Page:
2007 was the first Afisha Picnic in Kolomenskoye Park. Junior Boys, Múm, Clinic and Mummy Troll, who played one of their best concerts ever, performed on the main stage.


2008 was a year of raw rock on the main stage. Garage quartet The Black Lips, American indie folk-rockers DeVotchKa and Leningrad performed while other acts performed on the Idle Conversation stage, the event’s smaller performance place. Future techno star Nina Kravitz and then up-and-coming hip-hop artist Aloe Blacc played on the Red Bull Music Academy stage. Aloe Blacc would return to the festival in 2013 as one of the headliners.


Moscow band NRKTK, Rostov rappers Kasta, English neurotics These New Puritans and the incredible Amanda Palmer performed on the main stage in 2009. A powerful set from the band Madness closed the festival. Visitors had to avoid getting splashed with water from a pool with real wakeboards and guests were able to ride through Kolomenskoye Park on scooter-taxis.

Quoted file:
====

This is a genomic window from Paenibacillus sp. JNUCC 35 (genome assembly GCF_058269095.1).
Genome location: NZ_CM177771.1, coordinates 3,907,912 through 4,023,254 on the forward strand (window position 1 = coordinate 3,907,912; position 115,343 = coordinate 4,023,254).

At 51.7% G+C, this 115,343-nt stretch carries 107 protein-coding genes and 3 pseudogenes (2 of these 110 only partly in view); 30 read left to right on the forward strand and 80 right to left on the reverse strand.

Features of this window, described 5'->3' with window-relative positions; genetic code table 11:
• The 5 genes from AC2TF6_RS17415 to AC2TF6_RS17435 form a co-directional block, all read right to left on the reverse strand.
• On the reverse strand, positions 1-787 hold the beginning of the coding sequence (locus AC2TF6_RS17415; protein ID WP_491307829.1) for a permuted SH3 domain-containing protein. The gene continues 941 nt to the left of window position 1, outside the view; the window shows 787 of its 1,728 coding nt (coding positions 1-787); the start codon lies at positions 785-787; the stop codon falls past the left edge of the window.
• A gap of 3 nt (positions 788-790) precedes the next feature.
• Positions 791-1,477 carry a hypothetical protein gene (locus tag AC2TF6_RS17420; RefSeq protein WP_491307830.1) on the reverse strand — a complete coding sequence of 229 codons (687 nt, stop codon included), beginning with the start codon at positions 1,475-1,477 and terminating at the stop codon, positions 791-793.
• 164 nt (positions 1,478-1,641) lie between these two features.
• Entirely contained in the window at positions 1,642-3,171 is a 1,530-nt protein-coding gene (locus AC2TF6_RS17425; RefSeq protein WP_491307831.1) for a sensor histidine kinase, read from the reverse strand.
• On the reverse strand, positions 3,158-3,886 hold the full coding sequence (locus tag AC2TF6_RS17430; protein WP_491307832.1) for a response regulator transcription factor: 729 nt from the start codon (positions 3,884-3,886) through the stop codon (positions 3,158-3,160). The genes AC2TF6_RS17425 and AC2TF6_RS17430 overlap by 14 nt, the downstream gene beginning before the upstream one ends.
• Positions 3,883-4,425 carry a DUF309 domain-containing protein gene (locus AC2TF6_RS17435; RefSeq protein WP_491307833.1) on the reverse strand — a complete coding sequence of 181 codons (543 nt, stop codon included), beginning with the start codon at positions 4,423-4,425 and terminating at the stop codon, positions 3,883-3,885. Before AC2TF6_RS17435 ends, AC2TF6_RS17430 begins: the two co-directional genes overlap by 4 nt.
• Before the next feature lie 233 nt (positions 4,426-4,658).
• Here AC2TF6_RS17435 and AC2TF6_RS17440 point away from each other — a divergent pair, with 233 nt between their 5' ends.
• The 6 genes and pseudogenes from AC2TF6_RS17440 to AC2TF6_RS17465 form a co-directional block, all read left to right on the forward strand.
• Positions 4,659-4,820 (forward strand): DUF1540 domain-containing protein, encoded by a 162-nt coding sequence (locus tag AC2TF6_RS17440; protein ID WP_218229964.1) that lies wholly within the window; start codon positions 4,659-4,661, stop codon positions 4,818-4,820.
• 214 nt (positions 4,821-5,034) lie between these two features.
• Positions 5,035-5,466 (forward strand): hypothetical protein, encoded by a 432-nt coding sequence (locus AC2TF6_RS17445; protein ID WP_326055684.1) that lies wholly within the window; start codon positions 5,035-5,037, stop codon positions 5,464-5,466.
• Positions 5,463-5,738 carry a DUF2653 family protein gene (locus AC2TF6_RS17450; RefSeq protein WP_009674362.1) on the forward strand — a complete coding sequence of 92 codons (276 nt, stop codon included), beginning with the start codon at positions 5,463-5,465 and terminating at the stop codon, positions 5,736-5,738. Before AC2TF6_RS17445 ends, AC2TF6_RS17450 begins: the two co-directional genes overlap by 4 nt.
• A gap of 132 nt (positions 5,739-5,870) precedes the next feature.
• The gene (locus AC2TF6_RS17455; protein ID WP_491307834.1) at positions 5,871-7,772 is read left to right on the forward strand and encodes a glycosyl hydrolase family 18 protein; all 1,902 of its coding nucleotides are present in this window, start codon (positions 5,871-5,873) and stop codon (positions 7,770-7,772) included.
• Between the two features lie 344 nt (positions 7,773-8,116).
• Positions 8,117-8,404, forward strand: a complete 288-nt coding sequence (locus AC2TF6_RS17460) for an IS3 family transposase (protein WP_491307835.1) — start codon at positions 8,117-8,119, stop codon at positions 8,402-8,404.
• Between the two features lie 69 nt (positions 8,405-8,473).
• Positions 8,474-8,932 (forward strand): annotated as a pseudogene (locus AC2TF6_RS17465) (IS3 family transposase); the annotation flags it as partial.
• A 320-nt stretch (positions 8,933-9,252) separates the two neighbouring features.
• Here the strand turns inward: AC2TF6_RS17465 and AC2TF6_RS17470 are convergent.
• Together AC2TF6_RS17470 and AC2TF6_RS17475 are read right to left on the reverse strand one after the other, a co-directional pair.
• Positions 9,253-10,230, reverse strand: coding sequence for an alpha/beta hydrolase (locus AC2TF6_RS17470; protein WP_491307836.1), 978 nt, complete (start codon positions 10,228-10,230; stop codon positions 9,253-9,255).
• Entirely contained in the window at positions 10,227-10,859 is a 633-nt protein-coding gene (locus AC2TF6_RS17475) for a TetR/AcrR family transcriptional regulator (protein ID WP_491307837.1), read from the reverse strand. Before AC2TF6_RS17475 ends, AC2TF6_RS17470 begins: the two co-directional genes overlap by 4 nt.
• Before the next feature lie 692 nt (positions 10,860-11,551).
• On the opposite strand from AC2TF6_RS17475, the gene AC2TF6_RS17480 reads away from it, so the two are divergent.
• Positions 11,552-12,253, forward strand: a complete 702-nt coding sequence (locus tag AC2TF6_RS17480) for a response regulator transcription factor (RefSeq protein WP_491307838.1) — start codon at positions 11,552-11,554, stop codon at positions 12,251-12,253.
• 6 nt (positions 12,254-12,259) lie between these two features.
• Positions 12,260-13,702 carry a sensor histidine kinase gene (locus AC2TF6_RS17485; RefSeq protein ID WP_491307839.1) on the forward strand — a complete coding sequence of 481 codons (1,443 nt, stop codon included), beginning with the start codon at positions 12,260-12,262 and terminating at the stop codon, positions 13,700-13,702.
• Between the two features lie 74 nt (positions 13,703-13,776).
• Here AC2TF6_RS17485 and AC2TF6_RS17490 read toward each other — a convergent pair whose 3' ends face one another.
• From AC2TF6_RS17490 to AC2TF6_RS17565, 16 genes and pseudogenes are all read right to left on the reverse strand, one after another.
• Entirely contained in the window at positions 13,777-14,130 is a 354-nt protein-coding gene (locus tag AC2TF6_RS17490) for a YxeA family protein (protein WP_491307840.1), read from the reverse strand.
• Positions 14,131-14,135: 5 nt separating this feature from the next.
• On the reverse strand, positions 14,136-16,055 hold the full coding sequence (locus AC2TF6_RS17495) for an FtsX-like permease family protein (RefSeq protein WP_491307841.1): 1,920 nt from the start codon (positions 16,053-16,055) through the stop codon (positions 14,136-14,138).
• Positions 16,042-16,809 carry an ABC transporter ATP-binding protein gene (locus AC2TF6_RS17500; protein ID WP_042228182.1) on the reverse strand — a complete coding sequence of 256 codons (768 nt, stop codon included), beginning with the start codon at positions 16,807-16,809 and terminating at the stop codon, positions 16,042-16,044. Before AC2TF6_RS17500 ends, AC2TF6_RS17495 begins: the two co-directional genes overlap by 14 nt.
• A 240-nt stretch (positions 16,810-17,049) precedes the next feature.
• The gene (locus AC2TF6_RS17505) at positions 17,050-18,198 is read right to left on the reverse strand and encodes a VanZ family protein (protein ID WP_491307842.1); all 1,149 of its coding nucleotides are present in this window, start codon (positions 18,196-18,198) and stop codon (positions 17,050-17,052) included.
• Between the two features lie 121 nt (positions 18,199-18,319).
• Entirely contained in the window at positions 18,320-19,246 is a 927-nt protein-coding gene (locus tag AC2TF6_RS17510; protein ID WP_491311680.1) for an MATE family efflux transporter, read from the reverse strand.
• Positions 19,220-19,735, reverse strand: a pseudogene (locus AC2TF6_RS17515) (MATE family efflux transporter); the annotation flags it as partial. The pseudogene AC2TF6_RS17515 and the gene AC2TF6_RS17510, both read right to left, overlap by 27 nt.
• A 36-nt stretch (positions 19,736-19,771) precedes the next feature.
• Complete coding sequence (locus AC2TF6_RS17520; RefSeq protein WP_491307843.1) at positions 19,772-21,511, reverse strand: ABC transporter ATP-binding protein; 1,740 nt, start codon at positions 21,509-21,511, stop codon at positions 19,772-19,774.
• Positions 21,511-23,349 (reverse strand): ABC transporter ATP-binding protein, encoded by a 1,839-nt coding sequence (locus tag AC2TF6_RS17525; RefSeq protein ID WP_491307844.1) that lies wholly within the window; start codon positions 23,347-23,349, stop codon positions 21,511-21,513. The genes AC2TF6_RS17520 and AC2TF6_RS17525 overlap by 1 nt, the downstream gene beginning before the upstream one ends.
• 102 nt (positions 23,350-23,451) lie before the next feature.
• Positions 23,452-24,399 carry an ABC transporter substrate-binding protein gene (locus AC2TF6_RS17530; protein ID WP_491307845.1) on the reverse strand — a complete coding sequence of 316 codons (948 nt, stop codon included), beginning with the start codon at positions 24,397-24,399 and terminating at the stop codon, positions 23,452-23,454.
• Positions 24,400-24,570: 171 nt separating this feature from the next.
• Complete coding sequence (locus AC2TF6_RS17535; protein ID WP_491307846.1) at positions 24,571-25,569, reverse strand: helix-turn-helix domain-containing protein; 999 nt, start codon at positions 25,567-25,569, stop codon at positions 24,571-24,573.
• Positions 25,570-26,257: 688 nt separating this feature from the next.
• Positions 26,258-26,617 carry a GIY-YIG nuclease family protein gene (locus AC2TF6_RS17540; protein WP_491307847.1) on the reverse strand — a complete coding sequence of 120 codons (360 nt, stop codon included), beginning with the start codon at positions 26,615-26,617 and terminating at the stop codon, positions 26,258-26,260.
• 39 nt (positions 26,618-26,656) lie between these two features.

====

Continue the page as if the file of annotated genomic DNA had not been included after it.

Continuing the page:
The 2010 Picnic festival organisers worried that nothing would be seen and there wouldn’t be much clean air due to forest fires but the wind blew off the smoke from Kolomenskoye Park on the very day of the festival and the temperature dropped to 35 degrees Celsius. Noise MC opened on the main stage, followed by an impressive series of concerts featuring Roots Manuva, Hercules and Love Affair, the Editors and Mummy Troll, who, dressed in their trademark striped t-shirts, play their classic album Ikra (Caviar) in its entirety. An immaculately dressed Janelle Monae, accompanied by a live orchestra, played and the program for the Idle Conversation stage was closed by Metronomy. 50,000 people visited Picnic in spite of the hellish heat.